How to find college funding, avoid big time debt

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INDIANAPOLIS, Ind. – About one third of young adults have student loan debt, and some will pay off that debt for decades.  That’s why it’s important to get funding for college so you don’t have to pay as much back, if any.

"If you explore all your options, college is definitely payable.  There are so many options out there.  I’m applying for a variety of loans, but I’m also applying to get into West Point.  Instead of having student loans, I would have a service commitment on the back end where the government would pay for my schooling up front and then I would serve in the military for five years, and that would pay for my school,” said Caroline Ramsey, a senior at Carmel High School.

If Caroline doesn't get into WestPoint, she's also filling out her financial aid forms for other schools like millions of others students are doing.  Filling out these forms is a key step to getting college funding.

“One of the first things to do is determine what colleges and universities you are interested in and use an online navigator to help you.  Then check out net price calculators to determine how much schooling will cost.  Filling out the FAFSA is the critical form for all financial aid,” said Bill Wozniak, Marketing VP InvestEd.

Wozniak is with InvestEd.  It’s a nonprofit to help kids and parents find college money.  It was started in Indiana and has spread.  Just in Indiana, they have 37 locations with six in the Indianapolis area. The nonprofit puts on almost weekly "College Sundays" to walk parents and kids through the financial aid process.  You can find the time and place for each College Goal Sunday on their website.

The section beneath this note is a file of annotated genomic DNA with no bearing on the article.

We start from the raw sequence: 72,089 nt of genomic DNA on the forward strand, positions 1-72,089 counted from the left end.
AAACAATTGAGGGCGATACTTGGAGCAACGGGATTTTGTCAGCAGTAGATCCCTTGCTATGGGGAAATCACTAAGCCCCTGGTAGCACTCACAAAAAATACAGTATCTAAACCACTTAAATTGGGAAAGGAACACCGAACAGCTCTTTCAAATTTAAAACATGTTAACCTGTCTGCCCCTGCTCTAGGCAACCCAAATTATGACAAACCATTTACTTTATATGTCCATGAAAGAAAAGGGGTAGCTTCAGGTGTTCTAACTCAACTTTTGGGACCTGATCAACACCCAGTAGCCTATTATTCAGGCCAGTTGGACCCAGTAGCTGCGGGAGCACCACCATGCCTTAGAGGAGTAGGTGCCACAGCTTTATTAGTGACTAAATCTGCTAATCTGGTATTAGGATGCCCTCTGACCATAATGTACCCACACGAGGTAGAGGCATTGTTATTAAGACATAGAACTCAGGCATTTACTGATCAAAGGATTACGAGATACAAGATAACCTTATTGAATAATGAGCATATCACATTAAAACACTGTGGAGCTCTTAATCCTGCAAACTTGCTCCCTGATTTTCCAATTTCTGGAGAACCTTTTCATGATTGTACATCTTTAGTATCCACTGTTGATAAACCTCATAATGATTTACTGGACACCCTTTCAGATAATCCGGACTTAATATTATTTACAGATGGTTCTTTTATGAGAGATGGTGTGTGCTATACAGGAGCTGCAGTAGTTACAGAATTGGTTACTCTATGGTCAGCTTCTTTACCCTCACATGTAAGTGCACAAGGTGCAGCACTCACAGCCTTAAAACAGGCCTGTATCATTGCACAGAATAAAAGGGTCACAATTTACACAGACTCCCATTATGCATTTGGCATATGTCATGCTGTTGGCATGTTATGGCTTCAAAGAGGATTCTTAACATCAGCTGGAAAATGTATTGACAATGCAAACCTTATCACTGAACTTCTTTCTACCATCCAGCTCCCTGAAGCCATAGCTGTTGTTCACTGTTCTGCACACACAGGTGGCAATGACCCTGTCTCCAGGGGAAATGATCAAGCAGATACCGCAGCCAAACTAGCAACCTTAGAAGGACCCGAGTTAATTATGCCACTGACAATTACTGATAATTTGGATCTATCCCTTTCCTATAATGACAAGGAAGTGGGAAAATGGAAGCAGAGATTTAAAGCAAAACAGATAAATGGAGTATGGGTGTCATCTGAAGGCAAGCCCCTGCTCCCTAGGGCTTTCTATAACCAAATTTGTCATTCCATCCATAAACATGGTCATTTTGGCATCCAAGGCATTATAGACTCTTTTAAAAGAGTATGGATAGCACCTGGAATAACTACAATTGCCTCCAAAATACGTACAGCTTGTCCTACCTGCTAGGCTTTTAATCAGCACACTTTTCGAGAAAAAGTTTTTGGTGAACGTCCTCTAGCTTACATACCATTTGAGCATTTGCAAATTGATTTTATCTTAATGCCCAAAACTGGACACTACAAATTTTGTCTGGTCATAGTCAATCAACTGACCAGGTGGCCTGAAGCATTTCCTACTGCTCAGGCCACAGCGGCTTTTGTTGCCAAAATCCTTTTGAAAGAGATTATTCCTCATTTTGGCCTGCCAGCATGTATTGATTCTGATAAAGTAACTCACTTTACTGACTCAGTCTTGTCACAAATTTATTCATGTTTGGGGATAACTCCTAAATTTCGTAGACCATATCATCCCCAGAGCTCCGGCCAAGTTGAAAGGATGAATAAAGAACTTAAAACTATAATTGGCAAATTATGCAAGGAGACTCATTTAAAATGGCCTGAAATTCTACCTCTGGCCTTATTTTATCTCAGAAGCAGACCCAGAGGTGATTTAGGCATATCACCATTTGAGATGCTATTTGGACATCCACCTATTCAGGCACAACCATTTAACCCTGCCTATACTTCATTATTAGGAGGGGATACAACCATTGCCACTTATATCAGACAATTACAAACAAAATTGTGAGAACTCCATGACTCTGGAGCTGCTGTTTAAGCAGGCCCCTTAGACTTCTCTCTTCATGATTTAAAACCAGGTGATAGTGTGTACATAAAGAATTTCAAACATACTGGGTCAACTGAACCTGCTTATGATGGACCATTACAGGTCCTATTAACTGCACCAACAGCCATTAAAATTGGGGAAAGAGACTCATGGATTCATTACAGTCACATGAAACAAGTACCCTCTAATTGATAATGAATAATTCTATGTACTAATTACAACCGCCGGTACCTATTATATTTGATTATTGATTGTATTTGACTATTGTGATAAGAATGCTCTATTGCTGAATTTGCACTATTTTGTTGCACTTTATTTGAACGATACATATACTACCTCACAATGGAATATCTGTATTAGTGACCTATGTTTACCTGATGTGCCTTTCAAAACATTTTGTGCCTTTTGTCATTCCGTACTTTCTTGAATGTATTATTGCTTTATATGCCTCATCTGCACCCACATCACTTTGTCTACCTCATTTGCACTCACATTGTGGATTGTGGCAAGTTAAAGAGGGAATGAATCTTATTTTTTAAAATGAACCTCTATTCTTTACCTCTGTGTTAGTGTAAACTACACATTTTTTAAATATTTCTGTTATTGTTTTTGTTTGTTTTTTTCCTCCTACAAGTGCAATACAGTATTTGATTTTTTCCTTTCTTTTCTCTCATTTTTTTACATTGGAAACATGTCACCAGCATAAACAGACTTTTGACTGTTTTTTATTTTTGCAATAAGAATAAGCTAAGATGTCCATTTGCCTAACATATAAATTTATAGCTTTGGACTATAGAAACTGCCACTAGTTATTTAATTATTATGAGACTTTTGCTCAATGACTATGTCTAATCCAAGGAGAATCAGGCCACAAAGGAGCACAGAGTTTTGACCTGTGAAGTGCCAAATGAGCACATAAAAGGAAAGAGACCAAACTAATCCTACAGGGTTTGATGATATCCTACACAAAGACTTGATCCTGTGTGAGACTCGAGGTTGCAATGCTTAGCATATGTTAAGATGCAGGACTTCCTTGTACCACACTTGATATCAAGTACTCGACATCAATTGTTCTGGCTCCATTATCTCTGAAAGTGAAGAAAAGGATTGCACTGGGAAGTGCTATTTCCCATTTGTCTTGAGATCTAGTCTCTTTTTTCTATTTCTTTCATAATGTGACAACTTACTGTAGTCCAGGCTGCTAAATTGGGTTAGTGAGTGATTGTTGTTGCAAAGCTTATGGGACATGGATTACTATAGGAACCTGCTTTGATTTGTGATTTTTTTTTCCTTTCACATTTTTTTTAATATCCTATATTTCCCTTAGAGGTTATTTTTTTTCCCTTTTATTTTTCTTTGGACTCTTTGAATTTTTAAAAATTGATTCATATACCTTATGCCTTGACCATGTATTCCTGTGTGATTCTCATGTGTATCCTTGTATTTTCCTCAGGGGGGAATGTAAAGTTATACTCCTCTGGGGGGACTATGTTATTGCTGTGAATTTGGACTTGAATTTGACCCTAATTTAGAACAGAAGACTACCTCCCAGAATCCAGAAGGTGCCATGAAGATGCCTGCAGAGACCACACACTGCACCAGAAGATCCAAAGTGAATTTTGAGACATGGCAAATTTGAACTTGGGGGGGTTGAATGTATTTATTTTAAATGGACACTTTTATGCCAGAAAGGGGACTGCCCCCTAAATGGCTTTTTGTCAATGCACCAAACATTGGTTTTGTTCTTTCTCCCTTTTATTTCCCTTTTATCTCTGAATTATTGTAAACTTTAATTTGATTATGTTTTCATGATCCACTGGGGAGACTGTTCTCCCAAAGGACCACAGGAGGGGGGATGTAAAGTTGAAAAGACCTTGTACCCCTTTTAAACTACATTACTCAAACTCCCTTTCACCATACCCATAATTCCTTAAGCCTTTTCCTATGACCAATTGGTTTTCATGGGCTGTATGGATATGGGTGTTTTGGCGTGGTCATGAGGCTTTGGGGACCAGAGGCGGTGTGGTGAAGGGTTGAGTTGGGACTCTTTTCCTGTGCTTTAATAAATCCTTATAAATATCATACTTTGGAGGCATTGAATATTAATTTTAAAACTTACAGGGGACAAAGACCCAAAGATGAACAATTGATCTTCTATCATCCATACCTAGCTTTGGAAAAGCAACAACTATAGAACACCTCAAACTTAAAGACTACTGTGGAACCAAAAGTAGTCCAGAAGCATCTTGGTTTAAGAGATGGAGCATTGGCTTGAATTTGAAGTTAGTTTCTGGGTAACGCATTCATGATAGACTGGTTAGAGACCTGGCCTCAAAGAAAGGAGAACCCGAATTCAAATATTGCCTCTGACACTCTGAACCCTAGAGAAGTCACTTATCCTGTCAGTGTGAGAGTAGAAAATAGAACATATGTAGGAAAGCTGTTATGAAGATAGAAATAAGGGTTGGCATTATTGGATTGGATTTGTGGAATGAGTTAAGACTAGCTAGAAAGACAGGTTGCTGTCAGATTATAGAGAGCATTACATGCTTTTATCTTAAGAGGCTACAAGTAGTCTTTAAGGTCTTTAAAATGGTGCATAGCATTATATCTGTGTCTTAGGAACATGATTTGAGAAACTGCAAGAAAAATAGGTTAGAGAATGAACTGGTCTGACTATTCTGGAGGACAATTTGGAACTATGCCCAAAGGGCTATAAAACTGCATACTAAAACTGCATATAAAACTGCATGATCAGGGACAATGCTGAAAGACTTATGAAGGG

College Sundays are a big element many school leaders say is vital to understanding the college process, from searching for institutions, to applying, to getting the funding to pay for it.

"Use the resources at your high school, use resources like InvestEd, use the resources at the various colleges and universities. There are a lot of people out there who are here to help, and you should take advantage of them," said Melinda Stephan, college and career resources coordinator.

Francis Ramirez is a senior who is in the process of filling out his FAFSA.  He has also worked the last two years to save money for college.

"I'm looking at state schools like IU and Purdue, but then I'm also interested in Xavier University which is a private school, and so there is certainly a contrast there in how much it would cost," said Francis Ramirez, Carmel High School senior.

The cost of going to a college or university can be staggering.  At the same time, there's a staggering amount of funding never even applied for.  Applying for grants is a mainstay, but it's far from the only option.

"Institutional aid from the colleges themselves is billions and billions of dollars every year and people leave it on the table.  So many opportunities are not even applied for," said Wozniak.

You can search individual colleges and universities and nonprofits and grant programs to find funding.  There are also several sites that compile where to get scholarships.

"Fast web is a free scholarship search service.  You set up a free account and then it will actually send a student different scholarship opportunities weekly," said Stephan.

So for those wanting to go to college, do not pay for the on-line help. There are several sites that charge you to help you apply, look for a college or search for funding.  The government FAFSA website is free.

And remember to apply for financial aid early.

"You don't want to make the assumption that you're not going to be able to get anything.  It's certainly worth the time to fill out your financial aid forms and make all the deadlines," said Ramirez.

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